States with robust tobacco control policies and regulations, such as smoke free air laws and taxes on cigarettes, not only have fewer cigarette users but also fewer e-cigarette users, according to research from NYU School of Medicine and the NYU College of Global Public Health.
The findings, published in the journal Nicotine & Tobacco Research, suggest that existing state-level tobacco control measures likely influence e-cigarette use, despite their focus on traditional cigarettes.
“Our research adds to the understanding of the geographic and sociodemographic factors underlying e-cigarette use within the existing tobacco control environment,” said Omar El-Shahawy, MD, MPH, PhD, a postdoctoral fellow in the Department of Population Health at NYU School of Medicine and the study’s lead author.
Tobacco control efforts worldwide have slowed the epidemic of tobacco use by introducing a variety of policies and regulations, including smoke free air laws, cigarette taxes, and increasing the availability of smoking cessation medications and counseling. In the United States, for example, the American Heart Association and its partners have worked effectively to bring 66 percent of the population under coverage of smoke free air laws.
In recent years, the use of e-cigarettes has rapidly grown. The current study examined the association between e-cigarette and cigarette use and existing state-level tobacco control measures. To calculate and map the use of e-cigarettes and cigarettes, the researchers used 2012-2013 and 2013-2014 data from the National Adult Tobacco Survey, a telephone survey of more than 60,000 U.S. adults. They looked at the prevalence of smoking and vaping over respondents’ lifetimes, as well as their current use, and accounted for a variety of sociodemographic factors.
The researchers used the American Lung Association’s State of Tobacco Control reports published in 2013 and 2014 to evaluate state tobacco control policies and measures, which they then compared with state-specific smoking and vaping rates.
More than 16 percent of adults in the United States have tried e-cigarettes in their lifetime; of these, one-third were current e-cigarette users, which translates to 5.4 percent overall current e-cigarette use prevalence. There is an assumption that e-cigarette use would help smokers switch away from combustible tobacco use; however, traditional cigarette use persists at more than three times the rate of current e-cigarette use, with more than 17 percent identifying as current smokers.
There were marked variations in e-cigarette use by region and state; mostly western and southern states tended to have higher rates, while rates in eastern states tended to be lower. Current e-cigarette use was highest in Oklahoma (10.3 percent) and lowest in Delaware (2.7 percent), and current cigarette use was highest in West Virginia (26.1 percent) and lowest in Utah (10.7 percent).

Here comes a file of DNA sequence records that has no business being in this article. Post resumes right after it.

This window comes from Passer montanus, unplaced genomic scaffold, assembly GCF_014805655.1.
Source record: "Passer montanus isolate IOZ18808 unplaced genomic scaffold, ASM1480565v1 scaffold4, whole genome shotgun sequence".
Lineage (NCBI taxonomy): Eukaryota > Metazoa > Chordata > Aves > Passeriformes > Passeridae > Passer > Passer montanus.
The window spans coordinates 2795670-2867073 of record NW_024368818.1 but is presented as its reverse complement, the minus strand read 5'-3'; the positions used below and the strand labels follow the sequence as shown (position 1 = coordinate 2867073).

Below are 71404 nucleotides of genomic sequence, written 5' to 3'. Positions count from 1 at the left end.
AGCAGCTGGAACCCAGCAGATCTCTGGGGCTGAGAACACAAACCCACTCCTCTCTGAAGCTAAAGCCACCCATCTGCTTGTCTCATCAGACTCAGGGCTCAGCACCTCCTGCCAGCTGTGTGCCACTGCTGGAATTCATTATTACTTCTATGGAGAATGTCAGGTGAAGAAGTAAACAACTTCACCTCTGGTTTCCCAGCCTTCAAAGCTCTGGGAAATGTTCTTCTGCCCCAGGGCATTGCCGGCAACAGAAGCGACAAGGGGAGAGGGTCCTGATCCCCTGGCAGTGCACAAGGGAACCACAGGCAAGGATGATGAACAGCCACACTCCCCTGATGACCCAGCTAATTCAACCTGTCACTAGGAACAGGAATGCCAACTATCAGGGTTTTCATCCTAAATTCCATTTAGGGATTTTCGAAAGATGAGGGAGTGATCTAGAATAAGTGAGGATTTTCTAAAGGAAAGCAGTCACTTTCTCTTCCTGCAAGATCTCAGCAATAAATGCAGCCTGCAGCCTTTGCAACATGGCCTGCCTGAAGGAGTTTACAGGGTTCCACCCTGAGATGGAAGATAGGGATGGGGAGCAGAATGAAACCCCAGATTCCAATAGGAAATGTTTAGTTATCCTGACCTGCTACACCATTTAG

Of note, states with stronger implementation of tobacco control measures, including state-level funding for tobacco prevention and control programs that are recommended by the Centers of Disease Control and Prevention (CDC), had lower rates of both current cigarette and e-cigarette use.
The researchers point out that their study will be useful for monitoring the impact of future state and federal strategies and regulatory policies pertaining to e-cigarettes. E-cigarettes are believed to be less harmful than cigarettes since the combustion of conventional cigarettes releases most of the known elements linked to a variety of cancers; however, there is no long-term data about their safety. While e-cigarettes are marketed as aides for smoking cessation, “whether e-cigarettes actually help people quit tobacco use completely is currently under scrutiny among the tobacco control community,” said study author Scott E. Sherman, MD, MPH, professor of population health at NYU School of Medicine and an affiliated faculty member at the NYU College of Global Public Health.
“Several decades of research on traditional cigarettes guided the existing tobacco control environment. E-cigarettes are relatively new and constantly evolving, which makes the FDA’s task in regulating them very challenging,” said El-Shahawy. “There are still many unknowns pertaining to the role of e-cigarette in tobacco control. Until this ongoing debate is settled, tobacco control advocates and policy makers should continue focusing on enforcing the existing tobacco control interventions and regulatory framework.”
In addition to El Shahawy and Sherman, the study was coauthored by NYU’s Su Hyun Park, PhD, MPH; Dustin T. Duncan, ScD; Lily Lee; Kosuke Tamura, PhD; Jenni A. Shearston, BA; and Michael Weitzman, MD.
The research was supported by the National Heart, Lung, and Blood Institute of the National Institutes of Health (P50HL120163), the National Institute on Drug Abuse (1K24DA038345-01), NYU CTSA Grant (UL1TR000038) from the National Center for Advancing Translational Sciences, NYU College of Global Public Health, and NYU Abu Dhabi Public Health Research Center.